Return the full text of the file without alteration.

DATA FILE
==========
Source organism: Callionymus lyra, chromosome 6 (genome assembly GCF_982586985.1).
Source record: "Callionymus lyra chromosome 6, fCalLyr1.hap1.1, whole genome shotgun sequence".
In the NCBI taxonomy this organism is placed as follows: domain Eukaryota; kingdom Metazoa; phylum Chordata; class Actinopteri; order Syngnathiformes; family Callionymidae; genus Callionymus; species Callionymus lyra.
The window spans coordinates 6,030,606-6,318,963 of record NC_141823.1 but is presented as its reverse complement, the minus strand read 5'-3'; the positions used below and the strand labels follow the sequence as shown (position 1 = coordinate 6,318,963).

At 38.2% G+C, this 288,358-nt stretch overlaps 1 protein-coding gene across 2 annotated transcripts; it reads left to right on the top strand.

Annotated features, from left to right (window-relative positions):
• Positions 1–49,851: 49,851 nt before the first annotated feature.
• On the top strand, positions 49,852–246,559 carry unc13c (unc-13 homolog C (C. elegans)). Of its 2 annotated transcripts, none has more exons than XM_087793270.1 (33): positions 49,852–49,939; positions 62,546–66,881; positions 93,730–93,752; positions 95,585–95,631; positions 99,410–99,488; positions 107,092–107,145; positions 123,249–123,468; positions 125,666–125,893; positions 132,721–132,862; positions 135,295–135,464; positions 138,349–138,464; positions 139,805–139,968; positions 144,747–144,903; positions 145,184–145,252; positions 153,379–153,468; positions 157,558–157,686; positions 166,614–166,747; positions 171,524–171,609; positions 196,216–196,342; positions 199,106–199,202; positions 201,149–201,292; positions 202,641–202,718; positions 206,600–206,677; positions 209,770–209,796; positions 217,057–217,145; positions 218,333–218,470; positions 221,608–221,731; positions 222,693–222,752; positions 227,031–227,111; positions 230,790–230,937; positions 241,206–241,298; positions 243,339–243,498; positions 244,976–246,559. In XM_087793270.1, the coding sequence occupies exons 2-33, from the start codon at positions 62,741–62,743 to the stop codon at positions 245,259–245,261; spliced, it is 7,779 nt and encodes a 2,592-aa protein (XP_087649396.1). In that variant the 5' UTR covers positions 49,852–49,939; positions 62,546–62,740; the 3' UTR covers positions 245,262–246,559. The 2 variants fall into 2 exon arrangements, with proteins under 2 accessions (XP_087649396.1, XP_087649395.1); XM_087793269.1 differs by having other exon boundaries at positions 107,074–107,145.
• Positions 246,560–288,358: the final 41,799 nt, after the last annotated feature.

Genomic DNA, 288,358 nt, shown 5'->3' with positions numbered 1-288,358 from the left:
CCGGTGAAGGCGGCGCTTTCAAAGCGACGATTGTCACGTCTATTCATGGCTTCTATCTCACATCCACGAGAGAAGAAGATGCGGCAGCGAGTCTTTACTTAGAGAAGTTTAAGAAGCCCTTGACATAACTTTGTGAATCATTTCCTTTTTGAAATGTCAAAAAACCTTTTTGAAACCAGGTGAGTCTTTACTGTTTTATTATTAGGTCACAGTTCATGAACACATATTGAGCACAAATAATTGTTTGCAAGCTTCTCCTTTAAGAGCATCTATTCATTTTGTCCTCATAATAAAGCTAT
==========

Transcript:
Source organism: Callionymus lyra, chromosome 6 (genome assembly GCF_982586985.1).
Source record: "Callionymus lyra chromosome 6, fCalLyr1.hap1.1, whole genome shotgun sequence".
In the NCBI taxonomy this organism is placed as follows: domain Eukaryota; kingdom Metazoa; phylum Chordata; class Actinopteri; order Syngnathiformes; family Callionymidae; genus Callionymus; species Callionymus lyra.
The window spans coordinates 6,030,606-6,318,963 of record NC_141823.1 but is presented as its reverse complement, the minus strand read 5'-3'; the positions used below and the strand labels follow the sequence as shown (position 1 = coordinate 6,318,963).

At 38.2% G+C, this 288,358-nt stretch overlaps 1 protein-coding gene across 2 annotated transcripts; it reads left to right on the top strand.

Annotated features, from left to right (window-relative positions):
• Positions 1–49,851: 49,851 nt before the first annotated feature.
• On the top strand, positions 49,852–246,559 carry unc13c (unc-13 homolog C (C. elegans)). Of its 2 annotated transcripts, none has more exons than XM_087793270.1 (33): positions 49,852–49,939; positions 62,546–66,881; positions 93,730–93,752; positions 95,585–95,631; positions 99,410–99,488; positions 107,092–107,145; positions 123,249–123,468; positions 125,666–125,893; positions 132,721–132,862; positions 135,295–135,464; positions 138,349–138,464; positions 139,805–139,968; positions 144,747–144,903; positions 145,184–145,252; positions 153,379–153,468; positions 157,558–157,686; positions 166,614–166,747; positions 171,524–171,609; positions 196,216–196,342; positions 199,106–199,202; positions 201,149–201,292; positions 202,641–202,718; positions 206,600–206,677; positions 209,770–209,796; positions 217,057–217,145; positions 218,333–218,470; positions 221,608–221,731; positions 222,693–222,752; positions 227,031–227,111; positions 230,790–230,937; positions 241,206–241,298; positions 243,339–243,498; positions 244,976–246,559. In XM_087793270.1, the coding sequence occupies exons 2-33, from the start codon at positions 62,741–62,743 to the stop codon at positions 245,259–245,261; spliced, it is 7,779 nt and encodes a 2,592-aa protein (XP_087649396.1). In that variant the 5' UTR covers positions 49,852–49,939; positions 62,546–62,740; the 3' UTR covers positions 245,262–246,559. The 2 variants fall into 2 exon arrangements, with proteins under 2 accessions (XP_087649396.1, XP_087649395.1); XM_087793269.1 differs by having other exon boundaries at positions 107,074–107,145.
• Positions 246,560–288,358: the final 41,799 nt, after the last annotated feature.

Genomic DNA, 288,358 nt, shown 5'->3' with positions numbered 1-288,358 from the left:
CCGGTGAAGGCGGCGCTTTCAAAGCGACGATTGTCACGTCTATTCATGGCTTCTATCTCACATCCACGAGAGAAGAAGATGCGGCAGCGAGTCTTTACTTAGAGAAGTTTAAGAAGCCCTTGACATAACTTTGTGAATCATTTCCTTTTTGAAATGTCAAAAAACCTTTTTGAAACCAGGTGAGTCTTTACTGTTTTATTATTAGGTCACAGTTCATGAACACATATTGAGCACAAATAATTGTTTGCAAGCTTCTCCTTTAAGAGCATCTATTCATTTTGTCCTCATAATAAAGCTAT